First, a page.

(This article was first published in The Economic Times.)
This year may not begin on a positive note for the Indian equity markets. Even on the last Monday of the year, the markets tanked to a seven-month low. While 2016 saw fluctuating fortunes for Indian equities, 2017 isn’t expected to be better.
Demonetisation has impacted domestic growth and consumption. While some sectors like banking and financial services are expected to benefit from the push for a cashless economy , the broader markets will take time to recover. Experts believe the Indian equity markets will continue to be choppy in 2017. On the other hand, developed markets may see a better 2017. Donald Trump’s triumph in the US elections may actually turn out to be good news for the economy since he promises to be pro-business. The US dollar is expected to remain strong too. The European Commission’s European Economic Forecast study says the countries in the region are also expected to benefit from global growth, low oil prices and supportive economic policies.
It seems like the right time, therefore, for Indian investors to invest in international mutual funds.
“Geographic diversification is a good idea and investing in international funds should be a strategic call, irrespective of whether those markets are doing well at a particular point,“ says Suresh Sadagopan, founder, Ladder7 Financial Advisories. While a lot of factors that influence a country’s economy are beyond the investors’ control, what they can control are their investment goals and portfolio allocation. “Equity fund portfolios should be diversified across geographies, like they are across market capitalisation and sectors,“ he says.
The level of diversification depends on how much you intend to invest, your risk appetite and your goals. Ankur Kapur, Founder, Plutus Capital, says: “Global diversification is important, but most investors should not exceed 5-10% allocation.“ However, if your goals are aligned with foreign currencies, you can consider a higher exposure. For instance, if you’re investing to send your child to the US for higher education, a US-focussed fund would help you protect the value of currency.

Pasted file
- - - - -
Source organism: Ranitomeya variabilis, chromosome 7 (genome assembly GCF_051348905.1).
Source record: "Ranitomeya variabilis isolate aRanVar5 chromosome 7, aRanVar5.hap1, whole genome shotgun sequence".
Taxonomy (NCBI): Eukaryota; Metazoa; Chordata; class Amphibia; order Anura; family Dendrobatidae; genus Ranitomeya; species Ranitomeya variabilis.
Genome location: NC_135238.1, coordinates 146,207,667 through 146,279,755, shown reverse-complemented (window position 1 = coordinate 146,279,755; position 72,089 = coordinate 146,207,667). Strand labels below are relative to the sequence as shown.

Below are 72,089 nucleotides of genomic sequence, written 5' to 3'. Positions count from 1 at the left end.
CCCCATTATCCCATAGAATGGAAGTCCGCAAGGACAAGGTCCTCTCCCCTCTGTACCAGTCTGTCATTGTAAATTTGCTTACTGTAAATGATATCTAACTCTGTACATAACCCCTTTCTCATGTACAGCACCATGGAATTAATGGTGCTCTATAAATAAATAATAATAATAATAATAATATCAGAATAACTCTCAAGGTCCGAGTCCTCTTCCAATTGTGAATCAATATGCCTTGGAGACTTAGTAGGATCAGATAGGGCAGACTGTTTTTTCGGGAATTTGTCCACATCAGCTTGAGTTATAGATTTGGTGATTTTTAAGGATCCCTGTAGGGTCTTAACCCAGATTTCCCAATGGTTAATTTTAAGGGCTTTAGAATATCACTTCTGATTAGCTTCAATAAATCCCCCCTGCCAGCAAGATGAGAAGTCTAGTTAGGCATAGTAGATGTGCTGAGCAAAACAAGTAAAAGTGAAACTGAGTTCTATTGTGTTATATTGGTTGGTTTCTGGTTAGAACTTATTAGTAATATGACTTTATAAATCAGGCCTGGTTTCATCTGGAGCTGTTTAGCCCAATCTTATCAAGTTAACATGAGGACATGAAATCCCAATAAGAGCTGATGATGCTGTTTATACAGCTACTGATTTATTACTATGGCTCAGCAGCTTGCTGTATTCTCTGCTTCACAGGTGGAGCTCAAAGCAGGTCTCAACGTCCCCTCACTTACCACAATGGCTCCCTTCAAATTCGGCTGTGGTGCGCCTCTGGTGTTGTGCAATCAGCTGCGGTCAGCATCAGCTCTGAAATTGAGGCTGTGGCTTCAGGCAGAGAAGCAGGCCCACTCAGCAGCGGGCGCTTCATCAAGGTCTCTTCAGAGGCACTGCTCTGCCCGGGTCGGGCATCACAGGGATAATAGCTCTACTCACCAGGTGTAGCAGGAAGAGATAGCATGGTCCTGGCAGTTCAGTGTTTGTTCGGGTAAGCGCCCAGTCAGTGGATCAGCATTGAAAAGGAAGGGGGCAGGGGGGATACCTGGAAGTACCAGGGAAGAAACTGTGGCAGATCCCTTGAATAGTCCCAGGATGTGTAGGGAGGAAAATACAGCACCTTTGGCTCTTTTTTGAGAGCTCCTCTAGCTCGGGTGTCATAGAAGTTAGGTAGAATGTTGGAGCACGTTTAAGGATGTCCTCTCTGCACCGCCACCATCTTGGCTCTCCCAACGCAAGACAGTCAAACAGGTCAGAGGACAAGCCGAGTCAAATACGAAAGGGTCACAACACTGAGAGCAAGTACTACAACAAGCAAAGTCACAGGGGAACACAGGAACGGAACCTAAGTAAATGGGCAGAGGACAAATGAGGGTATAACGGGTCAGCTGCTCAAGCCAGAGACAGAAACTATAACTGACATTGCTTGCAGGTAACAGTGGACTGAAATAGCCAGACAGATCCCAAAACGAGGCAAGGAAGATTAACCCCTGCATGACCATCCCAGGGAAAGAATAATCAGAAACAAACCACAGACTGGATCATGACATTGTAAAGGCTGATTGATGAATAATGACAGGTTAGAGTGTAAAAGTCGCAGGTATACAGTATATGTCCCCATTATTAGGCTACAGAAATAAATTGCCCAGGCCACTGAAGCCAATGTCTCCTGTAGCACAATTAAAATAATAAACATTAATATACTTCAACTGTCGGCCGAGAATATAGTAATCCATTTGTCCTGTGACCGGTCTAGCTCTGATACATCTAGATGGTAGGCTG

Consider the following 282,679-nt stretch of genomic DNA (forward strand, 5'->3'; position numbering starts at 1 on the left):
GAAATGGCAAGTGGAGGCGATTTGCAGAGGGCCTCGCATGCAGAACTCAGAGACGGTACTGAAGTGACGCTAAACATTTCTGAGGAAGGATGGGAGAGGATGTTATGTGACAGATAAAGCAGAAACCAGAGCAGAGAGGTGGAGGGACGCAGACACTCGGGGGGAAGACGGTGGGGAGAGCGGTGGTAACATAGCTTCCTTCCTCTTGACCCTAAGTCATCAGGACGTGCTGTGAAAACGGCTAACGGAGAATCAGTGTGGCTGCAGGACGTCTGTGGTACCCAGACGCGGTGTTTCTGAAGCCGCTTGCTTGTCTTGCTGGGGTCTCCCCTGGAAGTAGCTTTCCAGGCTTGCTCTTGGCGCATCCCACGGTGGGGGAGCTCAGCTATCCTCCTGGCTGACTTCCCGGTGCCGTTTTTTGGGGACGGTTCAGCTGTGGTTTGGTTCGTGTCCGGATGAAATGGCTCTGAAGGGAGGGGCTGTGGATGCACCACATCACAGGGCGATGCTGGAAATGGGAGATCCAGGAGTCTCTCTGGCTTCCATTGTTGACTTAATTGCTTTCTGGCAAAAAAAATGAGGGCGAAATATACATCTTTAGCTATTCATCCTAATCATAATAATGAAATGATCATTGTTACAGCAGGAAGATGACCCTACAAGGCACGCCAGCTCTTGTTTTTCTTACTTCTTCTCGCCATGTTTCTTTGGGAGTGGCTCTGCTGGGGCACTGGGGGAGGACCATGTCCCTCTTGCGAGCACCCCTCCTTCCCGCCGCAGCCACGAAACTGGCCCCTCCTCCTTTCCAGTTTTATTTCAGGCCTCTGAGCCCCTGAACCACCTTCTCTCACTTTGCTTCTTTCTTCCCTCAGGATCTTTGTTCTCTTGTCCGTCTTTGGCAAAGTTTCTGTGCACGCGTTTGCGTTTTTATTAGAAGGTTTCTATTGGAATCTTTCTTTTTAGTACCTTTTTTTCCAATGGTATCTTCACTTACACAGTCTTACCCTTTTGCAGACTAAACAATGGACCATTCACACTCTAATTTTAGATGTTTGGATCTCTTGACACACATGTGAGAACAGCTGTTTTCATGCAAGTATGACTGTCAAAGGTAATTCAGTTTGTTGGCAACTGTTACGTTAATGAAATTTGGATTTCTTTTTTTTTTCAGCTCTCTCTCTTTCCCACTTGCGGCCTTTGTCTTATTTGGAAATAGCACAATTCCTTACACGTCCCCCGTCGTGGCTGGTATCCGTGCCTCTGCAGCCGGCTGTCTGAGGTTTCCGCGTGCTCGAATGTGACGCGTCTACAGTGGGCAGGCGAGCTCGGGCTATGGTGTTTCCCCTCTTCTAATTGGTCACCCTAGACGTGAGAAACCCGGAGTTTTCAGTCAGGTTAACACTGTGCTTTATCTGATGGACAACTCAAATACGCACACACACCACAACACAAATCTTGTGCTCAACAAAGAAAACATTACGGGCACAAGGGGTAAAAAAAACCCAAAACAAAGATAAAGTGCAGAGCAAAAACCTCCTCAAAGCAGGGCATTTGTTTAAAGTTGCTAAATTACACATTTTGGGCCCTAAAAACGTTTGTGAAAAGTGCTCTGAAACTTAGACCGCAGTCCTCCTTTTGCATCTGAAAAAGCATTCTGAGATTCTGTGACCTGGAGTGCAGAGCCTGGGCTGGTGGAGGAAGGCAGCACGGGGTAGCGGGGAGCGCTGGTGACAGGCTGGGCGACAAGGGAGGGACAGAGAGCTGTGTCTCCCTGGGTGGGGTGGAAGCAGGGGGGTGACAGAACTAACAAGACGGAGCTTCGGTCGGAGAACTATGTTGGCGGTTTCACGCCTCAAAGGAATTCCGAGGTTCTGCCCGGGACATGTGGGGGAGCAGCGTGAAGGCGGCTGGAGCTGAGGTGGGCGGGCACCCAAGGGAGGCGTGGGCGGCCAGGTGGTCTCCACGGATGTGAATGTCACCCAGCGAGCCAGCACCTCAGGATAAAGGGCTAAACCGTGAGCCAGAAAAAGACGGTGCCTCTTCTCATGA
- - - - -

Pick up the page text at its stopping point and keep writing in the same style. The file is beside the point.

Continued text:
But the caveat with international funds is that they’re more complicated than domestic equity funds. Here are some of the risks associated with them that you should consider before investing:
Currency rate volatility
When you invest in an international fund, you invest the rupee in a different currency . Hence, how the fund performs depends not only on the stocks in its portfolio but also on how the rupee fares against that currency . If the rupee depreciates, the fund will do well, but it will lose out if the rupee appreciates.
Despite being equity-oriented mutual funds, international funds are treated as debt funds for tax purposes. Therefore, long-term gains on investments held for more than a year are not tax-free.For international funds, long-term is defined as three years or more.
While short-term gains will be added to your income, long-term gains will be taxed at 10% without indexation or 20% with indexation. Hence, you should ideally invest in international funds with a three-year view.
Late redemption realisation
When you redeem your investments from a domestic equity fund, the proceeds are deposited in your bank account within three working days.For international funds, this could take longer due to factors like holidays in the country in question. Indian investors can benefit from exposure to international funds, but it should be a strategic decision, rather than a time-specific one. So, invest in international funds because geographical diversification can help your portfolio perform better, not because India is doing poorly compared to other economies.